Relaxing on a reclining chair in an air-conditioned movie house with popcorn has for long been the affordable indulgence of an average family.
But, not any more if one prefers to watch the movie in a city multiplex. In the swanky and ritzy world of multiplexes, everything is as costly as it seems where even the everyday popcorn costs as much as a movie ticket or even more. Why, even a bottle of mineral water with a maximum retail price (MRP) of Rs. 20 is sold for double that price.
One can either buy them at the astronomical price or starve for the duration of the movie, for, nothing, even a bottle of water is allowed from outside. Left with no other alternative, parents are forced into the indignity of smuggling in eatables in the guise of snacks to feed their toddlers.
While some moviegoers seethe and occasionally argue with the vendor, it seems there is hardly anything they can do about prices except in the case of items that come with MRP. “There is no regulatory mechanism when it comes to pricing of unpacked food and beverages like popcorn. Since only packaged items come under the purview of Packaged Commodities Act, there is no legal remedy available for consumers in such cases. But in case of MRP violations they can approach us for compensation and refund,” said Cherian K. Kuriakose, president, District Consumer Disputes Redressal Forum.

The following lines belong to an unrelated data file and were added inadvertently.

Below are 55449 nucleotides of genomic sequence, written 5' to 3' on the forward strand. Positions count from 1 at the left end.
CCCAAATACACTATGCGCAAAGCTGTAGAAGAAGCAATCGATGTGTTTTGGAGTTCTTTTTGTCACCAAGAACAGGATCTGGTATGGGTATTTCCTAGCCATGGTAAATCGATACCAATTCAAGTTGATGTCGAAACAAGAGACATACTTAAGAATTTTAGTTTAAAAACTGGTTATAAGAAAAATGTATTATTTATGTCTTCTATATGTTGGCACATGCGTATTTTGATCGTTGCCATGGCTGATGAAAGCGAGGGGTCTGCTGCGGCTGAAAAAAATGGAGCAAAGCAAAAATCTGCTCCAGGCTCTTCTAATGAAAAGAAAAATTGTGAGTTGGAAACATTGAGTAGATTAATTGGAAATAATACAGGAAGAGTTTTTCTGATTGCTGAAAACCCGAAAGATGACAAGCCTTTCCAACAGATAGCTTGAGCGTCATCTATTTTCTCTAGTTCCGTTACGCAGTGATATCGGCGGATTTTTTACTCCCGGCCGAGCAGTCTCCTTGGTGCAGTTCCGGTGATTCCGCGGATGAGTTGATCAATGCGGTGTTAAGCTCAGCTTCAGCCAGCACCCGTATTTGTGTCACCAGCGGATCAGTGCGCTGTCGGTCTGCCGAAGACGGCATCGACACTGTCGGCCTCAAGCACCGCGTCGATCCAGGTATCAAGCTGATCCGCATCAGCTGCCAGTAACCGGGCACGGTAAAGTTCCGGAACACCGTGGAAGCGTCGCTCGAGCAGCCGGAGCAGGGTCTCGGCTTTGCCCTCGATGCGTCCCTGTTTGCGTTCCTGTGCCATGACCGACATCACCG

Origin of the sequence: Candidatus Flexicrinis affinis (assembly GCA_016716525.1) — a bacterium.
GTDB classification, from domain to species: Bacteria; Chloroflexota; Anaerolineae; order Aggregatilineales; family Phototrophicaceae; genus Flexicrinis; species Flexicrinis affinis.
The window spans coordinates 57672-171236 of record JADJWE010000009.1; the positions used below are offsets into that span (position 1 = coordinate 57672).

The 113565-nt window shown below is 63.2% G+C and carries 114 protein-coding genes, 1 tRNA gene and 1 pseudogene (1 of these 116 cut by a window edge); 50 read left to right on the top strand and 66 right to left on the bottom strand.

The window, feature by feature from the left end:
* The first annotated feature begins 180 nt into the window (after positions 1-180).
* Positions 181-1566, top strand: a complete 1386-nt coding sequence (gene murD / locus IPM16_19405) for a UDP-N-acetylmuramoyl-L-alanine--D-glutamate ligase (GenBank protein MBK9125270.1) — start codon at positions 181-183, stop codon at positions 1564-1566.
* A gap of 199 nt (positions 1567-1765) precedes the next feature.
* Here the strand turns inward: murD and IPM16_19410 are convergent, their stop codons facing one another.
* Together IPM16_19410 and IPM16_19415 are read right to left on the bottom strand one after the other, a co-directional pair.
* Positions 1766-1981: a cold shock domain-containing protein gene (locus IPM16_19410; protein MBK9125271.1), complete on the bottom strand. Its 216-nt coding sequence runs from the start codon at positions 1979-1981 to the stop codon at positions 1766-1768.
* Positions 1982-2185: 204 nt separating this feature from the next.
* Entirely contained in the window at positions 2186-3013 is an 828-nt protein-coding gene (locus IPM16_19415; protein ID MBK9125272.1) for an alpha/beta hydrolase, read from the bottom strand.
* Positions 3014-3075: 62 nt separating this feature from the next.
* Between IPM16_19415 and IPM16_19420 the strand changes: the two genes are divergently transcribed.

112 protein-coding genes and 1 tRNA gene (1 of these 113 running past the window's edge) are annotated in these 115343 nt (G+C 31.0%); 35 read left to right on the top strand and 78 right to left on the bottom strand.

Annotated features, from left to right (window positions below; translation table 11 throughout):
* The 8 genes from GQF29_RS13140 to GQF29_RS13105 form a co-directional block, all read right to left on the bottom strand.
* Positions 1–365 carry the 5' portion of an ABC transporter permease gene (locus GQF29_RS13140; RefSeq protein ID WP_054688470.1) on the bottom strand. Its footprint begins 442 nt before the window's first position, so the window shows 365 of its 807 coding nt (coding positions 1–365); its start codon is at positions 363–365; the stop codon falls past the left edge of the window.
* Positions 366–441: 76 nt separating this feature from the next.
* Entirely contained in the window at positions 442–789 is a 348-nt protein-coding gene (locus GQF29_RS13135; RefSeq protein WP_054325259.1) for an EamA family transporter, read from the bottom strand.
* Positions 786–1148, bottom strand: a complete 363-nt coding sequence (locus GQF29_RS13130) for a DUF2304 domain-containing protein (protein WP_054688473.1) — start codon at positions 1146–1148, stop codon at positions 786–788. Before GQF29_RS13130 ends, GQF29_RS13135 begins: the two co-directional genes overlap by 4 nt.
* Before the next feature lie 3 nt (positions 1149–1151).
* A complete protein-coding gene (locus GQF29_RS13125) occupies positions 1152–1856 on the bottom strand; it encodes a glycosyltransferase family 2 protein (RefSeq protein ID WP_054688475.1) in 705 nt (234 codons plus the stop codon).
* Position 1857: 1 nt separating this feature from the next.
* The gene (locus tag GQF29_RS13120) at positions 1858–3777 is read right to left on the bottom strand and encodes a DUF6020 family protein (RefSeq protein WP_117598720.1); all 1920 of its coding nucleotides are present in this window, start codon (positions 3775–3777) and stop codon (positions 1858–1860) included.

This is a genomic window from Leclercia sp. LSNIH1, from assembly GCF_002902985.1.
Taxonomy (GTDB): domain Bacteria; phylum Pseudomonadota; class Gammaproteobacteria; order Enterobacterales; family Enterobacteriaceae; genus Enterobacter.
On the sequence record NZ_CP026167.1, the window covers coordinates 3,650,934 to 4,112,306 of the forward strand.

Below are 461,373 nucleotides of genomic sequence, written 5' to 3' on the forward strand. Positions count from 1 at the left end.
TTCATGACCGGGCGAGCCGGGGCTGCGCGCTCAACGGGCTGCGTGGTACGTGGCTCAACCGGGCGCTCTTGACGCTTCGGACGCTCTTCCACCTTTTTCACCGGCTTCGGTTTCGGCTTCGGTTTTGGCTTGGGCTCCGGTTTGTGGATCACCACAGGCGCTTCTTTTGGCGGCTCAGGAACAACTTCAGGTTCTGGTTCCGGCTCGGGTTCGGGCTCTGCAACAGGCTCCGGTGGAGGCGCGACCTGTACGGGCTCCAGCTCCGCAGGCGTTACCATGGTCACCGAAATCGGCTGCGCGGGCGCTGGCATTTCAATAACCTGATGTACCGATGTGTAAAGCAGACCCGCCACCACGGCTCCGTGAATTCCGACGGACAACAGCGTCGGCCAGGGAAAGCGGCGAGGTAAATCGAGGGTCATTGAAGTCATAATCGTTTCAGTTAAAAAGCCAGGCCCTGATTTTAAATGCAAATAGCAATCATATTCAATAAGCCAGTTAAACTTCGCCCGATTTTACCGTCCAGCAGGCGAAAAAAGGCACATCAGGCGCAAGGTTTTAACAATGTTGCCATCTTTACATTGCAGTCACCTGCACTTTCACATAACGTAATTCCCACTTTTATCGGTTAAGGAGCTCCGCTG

Rajesh Vijayendran, a High Court lawyer said that on MRP violations consumers can fall back on the provisions of deficiency of services and unfair trade practices under the Consumer Protection Act. But even that is not without loopholes.
Though seized of the matter, the Legal Metrology Department can hardly do anything about unpackaged items. “But, we will definitely look into instances of charging items above the MRP,” said B.S. Ajithkumar, Assistant Controller (General), Legal Metrology, Ernakulam.
Dejo Kappen, managing trustee of the Centre for Consumer Education, flayed the government for turning a blind eye to the fleecing of public in places like multiplexes and amusement parks, where also visitors are not allowed food from outside and are forced to buy it at exorbitant prices.
“People often let it go, as they don’t want to spoil their outings with families,” he said.